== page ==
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UBC Theses and Dissertations

The Fe-Mg solution properties of olivine, enstatite, anthophyllite and talc, from ion-exchange experiments with aqueous chloride solutions Bartholomew, Paul Richard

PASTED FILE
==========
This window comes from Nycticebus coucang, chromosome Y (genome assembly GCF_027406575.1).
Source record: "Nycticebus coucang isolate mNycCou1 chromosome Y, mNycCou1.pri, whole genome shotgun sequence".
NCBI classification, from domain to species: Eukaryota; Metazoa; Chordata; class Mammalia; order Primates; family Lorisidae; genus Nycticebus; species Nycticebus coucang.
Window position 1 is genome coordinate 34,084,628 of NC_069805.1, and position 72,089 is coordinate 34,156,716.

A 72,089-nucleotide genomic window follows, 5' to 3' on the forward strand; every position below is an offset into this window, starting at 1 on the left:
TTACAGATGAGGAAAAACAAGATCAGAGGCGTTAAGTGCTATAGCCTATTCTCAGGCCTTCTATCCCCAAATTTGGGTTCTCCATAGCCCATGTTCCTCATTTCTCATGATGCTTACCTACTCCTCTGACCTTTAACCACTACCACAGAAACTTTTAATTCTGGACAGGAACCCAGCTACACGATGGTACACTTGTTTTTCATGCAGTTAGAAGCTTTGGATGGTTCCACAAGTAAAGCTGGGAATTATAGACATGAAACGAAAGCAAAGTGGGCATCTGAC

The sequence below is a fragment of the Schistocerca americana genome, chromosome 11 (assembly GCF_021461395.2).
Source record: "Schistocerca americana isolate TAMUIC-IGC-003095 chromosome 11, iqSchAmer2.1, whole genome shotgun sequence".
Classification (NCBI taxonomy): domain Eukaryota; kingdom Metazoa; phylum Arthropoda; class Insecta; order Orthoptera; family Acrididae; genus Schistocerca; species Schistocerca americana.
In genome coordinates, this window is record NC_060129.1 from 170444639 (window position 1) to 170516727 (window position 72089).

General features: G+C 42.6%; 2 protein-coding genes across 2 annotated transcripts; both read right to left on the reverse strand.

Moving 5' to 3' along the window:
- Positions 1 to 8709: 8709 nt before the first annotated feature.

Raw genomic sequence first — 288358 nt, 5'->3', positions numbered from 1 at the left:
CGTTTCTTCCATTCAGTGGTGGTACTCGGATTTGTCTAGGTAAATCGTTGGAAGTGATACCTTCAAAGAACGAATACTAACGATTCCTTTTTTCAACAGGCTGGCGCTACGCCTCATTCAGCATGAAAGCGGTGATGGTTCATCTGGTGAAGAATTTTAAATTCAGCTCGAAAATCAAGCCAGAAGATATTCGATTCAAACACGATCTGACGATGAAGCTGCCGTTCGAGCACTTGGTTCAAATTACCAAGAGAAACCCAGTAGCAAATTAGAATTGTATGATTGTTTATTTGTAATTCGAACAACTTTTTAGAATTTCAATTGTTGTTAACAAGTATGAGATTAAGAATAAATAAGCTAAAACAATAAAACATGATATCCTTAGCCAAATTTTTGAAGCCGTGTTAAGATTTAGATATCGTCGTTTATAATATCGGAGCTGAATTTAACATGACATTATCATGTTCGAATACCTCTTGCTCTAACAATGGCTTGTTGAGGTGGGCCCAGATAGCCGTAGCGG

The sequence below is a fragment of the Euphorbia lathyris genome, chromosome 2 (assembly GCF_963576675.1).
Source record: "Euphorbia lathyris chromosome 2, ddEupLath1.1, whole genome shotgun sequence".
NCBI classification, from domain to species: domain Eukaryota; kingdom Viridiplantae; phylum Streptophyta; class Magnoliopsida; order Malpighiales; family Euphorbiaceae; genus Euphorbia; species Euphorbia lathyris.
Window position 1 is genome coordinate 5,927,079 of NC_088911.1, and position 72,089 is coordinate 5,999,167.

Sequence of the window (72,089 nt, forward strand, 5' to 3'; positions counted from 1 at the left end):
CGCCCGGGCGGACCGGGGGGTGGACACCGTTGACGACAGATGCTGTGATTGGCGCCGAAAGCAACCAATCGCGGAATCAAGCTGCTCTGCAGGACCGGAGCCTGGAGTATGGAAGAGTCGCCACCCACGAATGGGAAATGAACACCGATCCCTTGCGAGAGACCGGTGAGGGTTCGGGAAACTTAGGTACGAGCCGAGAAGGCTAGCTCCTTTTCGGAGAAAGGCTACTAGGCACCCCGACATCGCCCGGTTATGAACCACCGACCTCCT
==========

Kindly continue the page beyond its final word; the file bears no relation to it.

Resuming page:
Ion-exchange equilibria between a 2molal aqueous Mg-Fe chloride solution and synthetic olivines, orthopyroxenes, orthoamphiboles and talcs have been experimentally bracketed between 450° and 800°C and between 1 and 4kb. Additional experiments at lower chloride molalities reveal that the distribution coefficient measured is dependent upon chloride concentration. Thermodynamic modelling of the chloride solution, assuming ideal mixing of Mg and Fe species, qualitatively reproduces this behavior if the Mg and Fe species have contrasting dissociation constants. Internally consistent thermodynamic properties of all four minerals and the 'delta' properties of a hypothetical associated electrolyte solution are calculated through a combination of linear programming and least-squares optimization while simultaneously considering constraints provided by calorimetry, net-transfer equilibria and other ion-exchange data. Adequate correspondence between thermodynamic model and the data cannot be attained without allowing the mixing of Mg and Fe in the chloride solution to be non-ideal. Qualitative constraints on the chloride 'excess' properties allow a preliminary estimate of the solid solution properties to be made. All solid solutions are modelled with a symmetric Margules formulation. The resulting olivine WG function has a value near 7kJ at 400°C and drops asymptotically toward zero at high temperatures. The orthopyroxene WG is approximately zero at 400°C and drops toward -3kJ at high temperatures. A 'microscopic' orthopyroxene solution model is formulated to be simultaneously consistent with this bulk excess free energy and with measured M1-M2 site distributions. The single WG value (0.58kJ) calculated for the anthophyllite solid solution is qualitatively consistent with fractionation of Fe into M4. The talc solid solution cannot be constrained to be different from ideal by the data presented here. At present, ion-exchange experiments with Mg-Fe chloride solutions can only be used to compare mineral properties due to uncertainties in dissociation constants and 'excess' properties for the aqueous solution. The role of such uncertainties in the data analysis indicates that solid solution properties derived from previous aqueous chloride ion-exchange experiments must be considered suspect until the properties of each pertinent aqueous electrolyte solution have been examined.

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